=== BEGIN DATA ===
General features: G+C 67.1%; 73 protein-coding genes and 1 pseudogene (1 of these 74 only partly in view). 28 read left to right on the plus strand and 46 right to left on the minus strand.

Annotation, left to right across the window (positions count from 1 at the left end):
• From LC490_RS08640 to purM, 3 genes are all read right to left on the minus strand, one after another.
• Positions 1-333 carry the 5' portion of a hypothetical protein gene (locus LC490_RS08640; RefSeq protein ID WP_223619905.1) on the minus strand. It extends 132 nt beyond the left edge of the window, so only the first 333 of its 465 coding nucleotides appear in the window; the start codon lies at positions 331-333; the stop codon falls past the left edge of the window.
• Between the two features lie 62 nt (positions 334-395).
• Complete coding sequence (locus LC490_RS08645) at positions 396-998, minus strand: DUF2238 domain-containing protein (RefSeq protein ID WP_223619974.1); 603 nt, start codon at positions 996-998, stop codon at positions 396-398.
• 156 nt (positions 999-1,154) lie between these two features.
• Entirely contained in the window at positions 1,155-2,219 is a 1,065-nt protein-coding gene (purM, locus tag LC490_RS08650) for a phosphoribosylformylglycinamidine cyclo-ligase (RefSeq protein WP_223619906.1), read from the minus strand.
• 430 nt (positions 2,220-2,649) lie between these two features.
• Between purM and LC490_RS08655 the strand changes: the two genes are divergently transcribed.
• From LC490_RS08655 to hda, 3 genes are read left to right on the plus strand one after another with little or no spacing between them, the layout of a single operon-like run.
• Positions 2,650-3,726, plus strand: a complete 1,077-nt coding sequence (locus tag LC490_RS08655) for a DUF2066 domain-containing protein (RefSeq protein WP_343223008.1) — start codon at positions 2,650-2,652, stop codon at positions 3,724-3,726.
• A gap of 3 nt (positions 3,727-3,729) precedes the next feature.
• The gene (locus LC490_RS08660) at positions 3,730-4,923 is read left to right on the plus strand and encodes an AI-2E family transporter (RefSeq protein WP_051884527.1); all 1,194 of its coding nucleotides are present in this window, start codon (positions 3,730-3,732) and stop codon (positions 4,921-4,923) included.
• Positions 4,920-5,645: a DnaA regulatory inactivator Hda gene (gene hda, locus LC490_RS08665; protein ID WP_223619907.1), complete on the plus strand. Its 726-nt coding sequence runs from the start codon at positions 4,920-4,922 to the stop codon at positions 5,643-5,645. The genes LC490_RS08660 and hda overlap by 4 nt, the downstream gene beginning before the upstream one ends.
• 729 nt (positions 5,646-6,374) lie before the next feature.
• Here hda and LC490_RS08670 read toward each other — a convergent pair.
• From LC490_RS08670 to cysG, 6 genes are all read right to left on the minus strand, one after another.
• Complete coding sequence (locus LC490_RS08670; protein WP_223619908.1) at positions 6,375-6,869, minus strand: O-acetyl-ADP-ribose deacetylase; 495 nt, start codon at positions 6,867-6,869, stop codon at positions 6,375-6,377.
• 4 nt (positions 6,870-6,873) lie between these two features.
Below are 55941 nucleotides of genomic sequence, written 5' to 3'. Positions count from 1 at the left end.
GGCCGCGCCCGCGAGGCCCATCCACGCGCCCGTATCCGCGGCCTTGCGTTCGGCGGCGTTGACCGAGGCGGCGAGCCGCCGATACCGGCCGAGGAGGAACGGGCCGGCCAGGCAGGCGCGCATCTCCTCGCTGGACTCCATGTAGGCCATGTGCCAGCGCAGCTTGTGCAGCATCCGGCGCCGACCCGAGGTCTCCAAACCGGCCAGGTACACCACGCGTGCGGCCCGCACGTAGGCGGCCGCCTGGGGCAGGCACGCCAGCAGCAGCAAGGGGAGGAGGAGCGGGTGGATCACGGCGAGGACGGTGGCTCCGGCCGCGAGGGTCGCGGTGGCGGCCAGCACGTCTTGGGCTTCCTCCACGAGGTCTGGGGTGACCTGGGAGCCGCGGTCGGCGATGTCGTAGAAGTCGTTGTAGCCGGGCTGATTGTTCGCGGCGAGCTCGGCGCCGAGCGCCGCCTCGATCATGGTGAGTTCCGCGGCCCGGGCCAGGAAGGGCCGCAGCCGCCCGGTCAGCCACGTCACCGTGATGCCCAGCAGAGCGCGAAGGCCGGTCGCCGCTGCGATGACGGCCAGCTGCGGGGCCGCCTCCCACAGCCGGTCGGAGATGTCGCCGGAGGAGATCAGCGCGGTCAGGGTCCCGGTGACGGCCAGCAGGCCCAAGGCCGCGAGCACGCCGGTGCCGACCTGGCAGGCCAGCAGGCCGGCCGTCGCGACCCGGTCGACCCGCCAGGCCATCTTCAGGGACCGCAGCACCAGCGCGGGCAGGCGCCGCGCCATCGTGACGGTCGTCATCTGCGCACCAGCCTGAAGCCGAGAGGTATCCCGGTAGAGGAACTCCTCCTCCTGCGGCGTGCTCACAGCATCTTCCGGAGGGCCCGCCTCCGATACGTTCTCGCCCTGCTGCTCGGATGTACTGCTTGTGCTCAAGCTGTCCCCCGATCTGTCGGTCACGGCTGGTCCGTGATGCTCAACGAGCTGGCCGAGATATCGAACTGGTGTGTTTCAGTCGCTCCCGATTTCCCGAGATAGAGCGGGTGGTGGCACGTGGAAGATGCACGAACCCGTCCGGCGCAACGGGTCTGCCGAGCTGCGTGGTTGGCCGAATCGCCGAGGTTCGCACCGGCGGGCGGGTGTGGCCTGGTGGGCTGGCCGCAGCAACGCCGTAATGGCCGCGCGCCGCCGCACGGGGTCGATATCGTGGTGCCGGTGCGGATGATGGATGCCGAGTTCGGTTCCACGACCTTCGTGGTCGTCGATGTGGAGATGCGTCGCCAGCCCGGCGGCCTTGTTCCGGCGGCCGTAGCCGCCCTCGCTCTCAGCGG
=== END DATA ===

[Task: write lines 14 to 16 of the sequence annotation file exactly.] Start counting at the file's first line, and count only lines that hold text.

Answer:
• The gene (locus LC490_RS08660) at positions 3,730-4,923 is read left to right on the plus strand and encodes an AI-2E family transporter (RefSeq protein WP_051884527.1); all 1,194 of its coding nucleotides are present in this window, start codon (positions 3,730-3,732) and stop codon (positions 4,921-4,923) included.
• Positions 4,920-5,645: a DnaA regulatory inactivator Hda gene (gene hda, locus LC490_RS08665; protein ID WP_223619907.1), complete on the plus strand. Its 726-nt coding sequence runs from the start codon at positions 4,920-4,922 to the stop codon at positions 5,643-5,645. The genes LC490_RS08660 and hda overlap by 4 nt, the downstream gene beginning before the upstream one ends.
• 729 nt (positions 5,646-6,374) lie before the next feature.